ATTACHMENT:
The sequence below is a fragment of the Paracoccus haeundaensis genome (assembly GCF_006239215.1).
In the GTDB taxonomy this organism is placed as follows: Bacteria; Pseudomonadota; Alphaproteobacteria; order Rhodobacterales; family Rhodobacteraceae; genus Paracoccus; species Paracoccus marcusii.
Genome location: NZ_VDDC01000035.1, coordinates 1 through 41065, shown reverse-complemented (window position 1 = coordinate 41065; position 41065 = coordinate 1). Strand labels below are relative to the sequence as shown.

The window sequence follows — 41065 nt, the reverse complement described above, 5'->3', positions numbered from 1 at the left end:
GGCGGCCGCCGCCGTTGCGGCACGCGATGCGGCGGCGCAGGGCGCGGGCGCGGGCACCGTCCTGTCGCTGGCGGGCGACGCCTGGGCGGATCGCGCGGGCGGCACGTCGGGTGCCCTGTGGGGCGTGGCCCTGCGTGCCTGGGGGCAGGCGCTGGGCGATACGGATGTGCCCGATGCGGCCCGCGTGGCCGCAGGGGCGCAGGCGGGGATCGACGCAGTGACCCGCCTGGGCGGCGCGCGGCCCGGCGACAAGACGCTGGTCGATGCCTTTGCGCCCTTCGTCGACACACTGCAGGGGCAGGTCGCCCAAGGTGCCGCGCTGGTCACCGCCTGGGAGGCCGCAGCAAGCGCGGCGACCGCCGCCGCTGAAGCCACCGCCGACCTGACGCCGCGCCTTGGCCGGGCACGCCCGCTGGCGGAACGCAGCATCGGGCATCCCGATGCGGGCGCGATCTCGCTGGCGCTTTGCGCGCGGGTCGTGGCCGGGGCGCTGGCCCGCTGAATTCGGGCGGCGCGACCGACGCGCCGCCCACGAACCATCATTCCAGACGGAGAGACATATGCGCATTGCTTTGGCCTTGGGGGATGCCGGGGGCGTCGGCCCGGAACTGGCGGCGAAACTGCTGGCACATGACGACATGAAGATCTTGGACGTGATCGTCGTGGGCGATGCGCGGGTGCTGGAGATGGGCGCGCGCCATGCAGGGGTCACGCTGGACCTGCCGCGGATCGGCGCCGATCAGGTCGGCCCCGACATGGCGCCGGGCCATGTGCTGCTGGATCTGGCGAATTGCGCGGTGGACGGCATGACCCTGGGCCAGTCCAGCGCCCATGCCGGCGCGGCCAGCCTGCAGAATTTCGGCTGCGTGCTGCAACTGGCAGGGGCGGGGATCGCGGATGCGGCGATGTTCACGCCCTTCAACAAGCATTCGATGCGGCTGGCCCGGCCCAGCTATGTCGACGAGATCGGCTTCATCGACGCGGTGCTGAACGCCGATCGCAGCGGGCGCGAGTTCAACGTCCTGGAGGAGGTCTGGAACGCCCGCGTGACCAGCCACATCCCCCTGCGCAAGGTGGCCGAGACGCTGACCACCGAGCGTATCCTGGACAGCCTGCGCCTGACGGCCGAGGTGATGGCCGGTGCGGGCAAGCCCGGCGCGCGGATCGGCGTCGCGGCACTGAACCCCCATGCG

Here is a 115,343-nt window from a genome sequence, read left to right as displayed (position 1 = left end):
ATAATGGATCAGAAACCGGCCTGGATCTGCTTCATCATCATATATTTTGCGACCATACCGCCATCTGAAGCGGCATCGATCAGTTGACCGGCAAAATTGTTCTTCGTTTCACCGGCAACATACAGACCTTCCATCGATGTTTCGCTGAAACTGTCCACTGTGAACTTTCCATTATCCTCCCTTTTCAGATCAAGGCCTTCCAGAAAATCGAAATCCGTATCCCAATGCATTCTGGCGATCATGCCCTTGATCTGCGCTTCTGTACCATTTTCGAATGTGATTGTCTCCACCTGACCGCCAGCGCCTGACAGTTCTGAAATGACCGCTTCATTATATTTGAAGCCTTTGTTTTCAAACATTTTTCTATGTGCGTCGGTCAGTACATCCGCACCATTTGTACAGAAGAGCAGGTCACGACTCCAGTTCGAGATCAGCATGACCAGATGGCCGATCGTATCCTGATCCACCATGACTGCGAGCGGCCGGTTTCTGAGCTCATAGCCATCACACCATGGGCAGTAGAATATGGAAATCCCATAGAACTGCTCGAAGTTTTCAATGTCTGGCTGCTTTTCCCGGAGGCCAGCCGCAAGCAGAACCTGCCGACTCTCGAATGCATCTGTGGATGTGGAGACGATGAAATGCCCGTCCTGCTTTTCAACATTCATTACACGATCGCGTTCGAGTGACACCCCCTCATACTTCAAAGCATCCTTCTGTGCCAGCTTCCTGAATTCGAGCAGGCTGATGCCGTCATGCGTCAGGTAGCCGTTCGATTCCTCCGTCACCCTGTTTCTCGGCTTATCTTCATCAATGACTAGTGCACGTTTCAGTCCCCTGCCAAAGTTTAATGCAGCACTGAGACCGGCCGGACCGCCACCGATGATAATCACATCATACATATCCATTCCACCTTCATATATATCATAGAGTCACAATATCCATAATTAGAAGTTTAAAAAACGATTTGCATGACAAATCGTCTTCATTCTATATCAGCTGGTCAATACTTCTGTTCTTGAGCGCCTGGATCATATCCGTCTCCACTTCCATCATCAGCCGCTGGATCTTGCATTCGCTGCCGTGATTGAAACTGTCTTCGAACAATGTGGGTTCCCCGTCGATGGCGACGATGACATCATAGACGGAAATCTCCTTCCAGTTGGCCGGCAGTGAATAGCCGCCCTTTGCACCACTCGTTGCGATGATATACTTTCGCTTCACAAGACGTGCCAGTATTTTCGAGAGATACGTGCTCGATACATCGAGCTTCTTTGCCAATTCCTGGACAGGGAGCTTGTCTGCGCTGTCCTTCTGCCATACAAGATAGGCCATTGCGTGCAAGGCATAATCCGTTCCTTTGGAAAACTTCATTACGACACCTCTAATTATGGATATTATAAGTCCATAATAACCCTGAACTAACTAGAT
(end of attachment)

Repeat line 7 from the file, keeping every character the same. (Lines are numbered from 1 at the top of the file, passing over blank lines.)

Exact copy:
ATAATGGATCAGAAACCGGCCTGGATCTGCTTCATCATCATATATTTTGCGACCATACCGCCATCTGAAGCGGCATCGATCAGTTGACCGGCAAAATTGTTCTTCGTTTCACCGGCAACATACAGACCTTCCATCGATGTTTCGCTGAAACTGTCCACTGTGAACTTTCCATTATCCTCCCTTTTCAGATCAAGGCCTTCCAGAAAATCGAAATCCGTATCCCAATGCATTCTGGCGATCATGCCCTTGATCTGCGCTTCTGTACCATTTTCGAATGTGATTGTCTCCACCTGACCGCCAGCGCCTGACAGTTCTGAAATGACCGCTTCATTATATTTGAAGCCTTTGTTTTCAAACATTTTTCTATGTGCGTCGGTCAGTACATCCGCACCATTTGTACAGAAGAGCAGGTCACGACTCCAGTTCGAGATCAGCATGACCAGATGGCCGATCGTATCCTGATCCACCATGACTGCGAGCGGCCGGTTTCTGAGCTCATAGCCATCACACCATGGGCAGTAGAATATGGAAATCCCATAGAACTGCTCGAAGTTTTCAATGTCTGGCTGCTTTTCCCGGAGGCCAGCCGCAAGCAGAACCTGCCGACTCTCGAATGCATCTGTGGATGTGGAGACGATGAAATGCCCGTCCTGCTTTTCAACATTCATTACACGATCGCGTTCGAGTGACACCCCCTCATACTTCAAAGCATCCTTCTGTGCCAGCTTCCTGAATTCGAGCAGGCTGATGCCGTCATGCGTCAGGTAGCCGTTCGATTCCTCCGTCACCCTGTTTCTCGGCTTATCTTCATCAATGACTAGTGCACGTTTCAGTCCCCTGCCAAAGTTTAATGCAGCACTGAGACCGGCCGGACCGCCACCGATGATAATCACATCATACATATCCATTCCACCTTCATATATATCATAGAGTCACAATATCCATAATTAGAAGTTTAAAAAACGATTTGCATGACAAATCGTCTTCATTCTATATCAGCTGGTCAATACTTCTGTTCTTGAGCGCCTGGATCATATCCGTCTCCACTTCCATCATCAGCCGCTGGATCTTGCATTCGCTGCCGTGATTGAAACTGTCTTCGAACAATGTGGGTTCCCCGTCGATGGCGACGATGACATCATAGACGGAAATCTCCTTCCAGTTGGCCGGCAGTGAATAGCCGCCCTTTGCACCACTCGTTGCGATGATATACTTTCGCTTCACAAGACGTGCCAGTATTTTCGAGAGATACGTGCTCGATACATCGAGCTTCTTTGCCAATTCCTGGACAGGGAGCTTGTCTGCGCTGTCCTTCTGCCATACAAGATAGGCCATTGCGTGCAAGGCATAATCCGTTCCTTTGGAAAACTTCATTACGACACCTCTAATTATGGATATTATAAGTCCATAATAACCCTGAACTAACTAGAT